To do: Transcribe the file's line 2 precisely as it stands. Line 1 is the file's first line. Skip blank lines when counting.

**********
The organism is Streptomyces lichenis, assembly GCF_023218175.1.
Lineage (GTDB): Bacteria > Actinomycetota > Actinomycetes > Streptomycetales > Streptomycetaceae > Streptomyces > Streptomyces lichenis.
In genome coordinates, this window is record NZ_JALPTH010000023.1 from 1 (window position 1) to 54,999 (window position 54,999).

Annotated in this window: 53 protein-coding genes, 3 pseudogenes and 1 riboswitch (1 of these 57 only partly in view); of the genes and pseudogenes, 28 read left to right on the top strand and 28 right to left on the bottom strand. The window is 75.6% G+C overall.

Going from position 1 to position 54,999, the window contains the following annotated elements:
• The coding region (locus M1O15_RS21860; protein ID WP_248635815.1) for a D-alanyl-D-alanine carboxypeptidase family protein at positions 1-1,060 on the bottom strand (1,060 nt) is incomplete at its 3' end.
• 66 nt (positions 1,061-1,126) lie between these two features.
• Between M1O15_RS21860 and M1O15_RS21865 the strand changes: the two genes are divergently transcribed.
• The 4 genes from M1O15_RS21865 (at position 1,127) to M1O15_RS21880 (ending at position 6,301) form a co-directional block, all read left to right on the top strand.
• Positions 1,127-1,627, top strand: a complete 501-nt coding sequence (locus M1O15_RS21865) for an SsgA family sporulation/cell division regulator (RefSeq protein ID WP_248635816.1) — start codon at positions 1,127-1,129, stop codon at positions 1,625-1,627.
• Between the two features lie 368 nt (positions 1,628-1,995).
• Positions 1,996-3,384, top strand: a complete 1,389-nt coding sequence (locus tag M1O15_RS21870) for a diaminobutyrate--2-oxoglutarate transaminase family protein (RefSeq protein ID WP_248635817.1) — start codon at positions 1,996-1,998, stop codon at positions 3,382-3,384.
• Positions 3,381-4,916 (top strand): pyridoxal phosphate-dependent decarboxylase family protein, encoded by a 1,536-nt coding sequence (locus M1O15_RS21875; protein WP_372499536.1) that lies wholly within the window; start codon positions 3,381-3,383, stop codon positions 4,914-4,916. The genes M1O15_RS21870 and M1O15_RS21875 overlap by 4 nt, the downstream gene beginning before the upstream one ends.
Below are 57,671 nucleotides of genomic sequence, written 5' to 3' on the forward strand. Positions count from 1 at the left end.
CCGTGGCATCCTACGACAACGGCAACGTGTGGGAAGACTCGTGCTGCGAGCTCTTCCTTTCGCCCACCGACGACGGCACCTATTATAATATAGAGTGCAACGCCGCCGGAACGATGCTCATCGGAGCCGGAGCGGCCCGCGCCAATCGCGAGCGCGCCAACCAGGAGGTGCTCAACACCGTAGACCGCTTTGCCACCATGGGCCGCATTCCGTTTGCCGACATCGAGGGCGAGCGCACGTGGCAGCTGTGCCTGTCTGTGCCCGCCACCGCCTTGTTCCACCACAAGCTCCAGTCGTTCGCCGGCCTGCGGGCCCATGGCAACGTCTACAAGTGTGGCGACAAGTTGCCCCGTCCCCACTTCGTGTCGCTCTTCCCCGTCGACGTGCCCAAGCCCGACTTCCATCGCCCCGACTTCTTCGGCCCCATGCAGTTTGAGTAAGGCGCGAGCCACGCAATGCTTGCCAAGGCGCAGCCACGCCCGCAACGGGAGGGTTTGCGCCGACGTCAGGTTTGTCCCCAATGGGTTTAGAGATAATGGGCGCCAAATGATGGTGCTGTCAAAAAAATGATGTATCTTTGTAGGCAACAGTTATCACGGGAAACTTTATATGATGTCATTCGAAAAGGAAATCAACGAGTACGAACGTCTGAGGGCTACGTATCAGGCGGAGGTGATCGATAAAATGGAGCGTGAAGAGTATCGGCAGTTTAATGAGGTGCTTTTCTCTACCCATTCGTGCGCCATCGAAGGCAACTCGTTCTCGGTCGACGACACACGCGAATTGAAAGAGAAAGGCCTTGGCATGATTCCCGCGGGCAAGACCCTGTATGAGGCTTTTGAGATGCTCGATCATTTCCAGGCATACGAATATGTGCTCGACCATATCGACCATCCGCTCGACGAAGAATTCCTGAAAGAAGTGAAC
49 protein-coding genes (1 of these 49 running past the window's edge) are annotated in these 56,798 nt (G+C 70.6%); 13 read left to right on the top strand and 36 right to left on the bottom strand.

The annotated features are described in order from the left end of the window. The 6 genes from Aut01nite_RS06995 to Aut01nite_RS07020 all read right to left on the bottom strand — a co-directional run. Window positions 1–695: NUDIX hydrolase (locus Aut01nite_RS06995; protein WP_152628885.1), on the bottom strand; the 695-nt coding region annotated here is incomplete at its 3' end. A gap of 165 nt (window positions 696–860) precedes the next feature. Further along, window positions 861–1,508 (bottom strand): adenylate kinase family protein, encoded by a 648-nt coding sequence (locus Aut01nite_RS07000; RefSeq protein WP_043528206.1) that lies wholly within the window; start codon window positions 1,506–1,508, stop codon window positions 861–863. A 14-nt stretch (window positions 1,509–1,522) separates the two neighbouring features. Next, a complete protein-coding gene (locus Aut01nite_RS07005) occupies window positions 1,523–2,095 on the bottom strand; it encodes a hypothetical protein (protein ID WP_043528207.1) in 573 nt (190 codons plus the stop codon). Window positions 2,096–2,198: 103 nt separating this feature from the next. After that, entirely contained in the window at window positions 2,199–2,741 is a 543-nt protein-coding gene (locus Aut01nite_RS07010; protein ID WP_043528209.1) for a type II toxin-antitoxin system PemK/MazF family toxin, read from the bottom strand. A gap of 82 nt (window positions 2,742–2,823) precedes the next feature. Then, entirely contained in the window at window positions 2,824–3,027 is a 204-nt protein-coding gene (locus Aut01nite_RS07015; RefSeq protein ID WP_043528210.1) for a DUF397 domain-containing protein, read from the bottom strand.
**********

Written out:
Lineage (GTDB): Bacteria > Actinomycetota > Actinomycetes > Streptomycetales > Streptomycetaceae > Streptomyces > Streptomyces lichenis.